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The Feedback Loop

Getting feedback fast is one of the most important things in development. What do I mean about feedback?

Let’s imagine playing a video game. You have a console, a controller, and a screen. If you press left on the controller’s d-pad, your character walks to the left on the screen. If you press right on the d-pad, your character walks right. Makes sense, right?

Of course, if you’ve ever used a sketch online video game service, you may be familiar with lag. Maybe you press right on your d-pad and your character waits a split second before walking to the right. Not terrible lag, but enough to notice. Maybe the lag’s even worse. Maybe you press right and nothing happens, then you press left and your character walks to the right. This is arguably not only going to affect your game, but also how you perceive the game.

In video games, you’re used to immediate feedback. What you input into the controller gets translated immediately (at least perceptively) to the screen. This is one of the fundamental reasons certain video games are easy to pick up and learn. Any lag in this feedback loop makes learning incredibly difficult and frustrating.

Now, instead of a screen and a controller, imagine a text editor and an open browser. It doesn’t take too much of an imagination to see the same rule applies to development.

When I start a new project, the first thing I do is figure out how to establish a feedback loop. A good example of this is a project I’m currently working on. It involves consuming a SOAP service and marshalling the responses to Java objects so they are ultimately expressed as JSON to a JavaScript front end. You may have no idea what some of that means (at the beginning of last week, I didn’t either), but that’s why establishing a feedback loop early is so important. The more direct and immediate the feedback, the more confidence I can have in my experimentation with the code.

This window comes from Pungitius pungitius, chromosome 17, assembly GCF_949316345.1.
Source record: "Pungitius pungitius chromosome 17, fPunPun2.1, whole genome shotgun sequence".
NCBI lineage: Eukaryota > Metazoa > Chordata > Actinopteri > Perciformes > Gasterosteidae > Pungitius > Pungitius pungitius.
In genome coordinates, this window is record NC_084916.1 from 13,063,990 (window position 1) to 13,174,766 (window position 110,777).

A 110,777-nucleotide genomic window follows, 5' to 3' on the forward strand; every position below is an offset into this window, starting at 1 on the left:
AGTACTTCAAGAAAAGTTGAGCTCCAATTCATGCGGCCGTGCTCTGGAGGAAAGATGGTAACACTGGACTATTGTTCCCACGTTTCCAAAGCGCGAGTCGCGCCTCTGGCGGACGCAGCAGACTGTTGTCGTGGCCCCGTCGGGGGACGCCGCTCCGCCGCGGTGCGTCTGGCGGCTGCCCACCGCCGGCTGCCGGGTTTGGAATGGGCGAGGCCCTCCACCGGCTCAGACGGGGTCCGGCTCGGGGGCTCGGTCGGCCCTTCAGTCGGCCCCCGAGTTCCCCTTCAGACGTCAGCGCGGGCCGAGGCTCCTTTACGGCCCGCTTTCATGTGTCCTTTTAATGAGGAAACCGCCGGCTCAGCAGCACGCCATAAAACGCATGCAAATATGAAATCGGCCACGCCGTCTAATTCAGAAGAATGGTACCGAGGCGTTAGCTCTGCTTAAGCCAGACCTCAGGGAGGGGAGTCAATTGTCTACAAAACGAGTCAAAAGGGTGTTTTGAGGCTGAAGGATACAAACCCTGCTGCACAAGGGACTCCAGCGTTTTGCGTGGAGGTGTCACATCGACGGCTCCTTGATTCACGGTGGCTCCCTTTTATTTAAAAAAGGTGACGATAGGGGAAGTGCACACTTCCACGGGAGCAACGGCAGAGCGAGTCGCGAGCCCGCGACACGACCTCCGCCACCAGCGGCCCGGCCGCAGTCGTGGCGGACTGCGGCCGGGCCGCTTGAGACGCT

The way I established a feedback loop in this case was to create a REST-ful endpoint on the Java app where I could GET arbitrary information. Then, after rigorous (and tedious) configuration on the SOAP service part, I began retrieving information and printing it to the screen.

Is this the best feedback loop? Maybe, maybe not. The point is, it’s good enough for now. The more I work on this project, the better (hopefully) my feedback loop will get.

Good feedback loops are important. If you’re new to coding, work on establishing a good feedback loop immediately. Learn to identify when you need more information, then learn how to get that information. Maybe it’s a well-placed console.log. Maybe it’s dumping the contents of an object to the screen. Whatever it is, make sure it gives you the most direct information in the quickest way possible.